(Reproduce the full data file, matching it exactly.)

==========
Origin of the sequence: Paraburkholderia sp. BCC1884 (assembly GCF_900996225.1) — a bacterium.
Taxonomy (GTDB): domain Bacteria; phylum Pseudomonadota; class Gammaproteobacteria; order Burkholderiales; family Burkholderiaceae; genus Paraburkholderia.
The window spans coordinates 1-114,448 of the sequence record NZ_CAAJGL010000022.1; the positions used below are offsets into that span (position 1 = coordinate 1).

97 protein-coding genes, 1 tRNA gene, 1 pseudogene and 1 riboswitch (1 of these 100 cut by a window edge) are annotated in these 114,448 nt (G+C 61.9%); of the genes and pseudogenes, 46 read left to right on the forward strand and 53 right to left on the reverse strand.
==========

Origin of the sequence: Paraburkholderia sp. BCC1884 (assembly GCF_900996225.1) — a bacterium.
Taxonomy (GTDB): domain Bacteria; phylum Pseudomonadota; class Gammaproteobacteria; order Burkholderiales; family Burkholderiaceae; genus Paraburkholderia.
The window spans coordinates 1-114,448 of the sequence record NZ_CAAJGL010000022.1; the positions used below are offsets into that span (position 1 = coordinate 1).

97 protein-coding genes, 1 tRNA gene, 1 pseudogene and 1 riboswitch (1 of these 100 cut by a window edge) are annotated in these 114,448 nt (G+C 61.9%); of the genes and pseudogenes, 46 read left to right on the forward strand and 53 right to left on the reverse strand.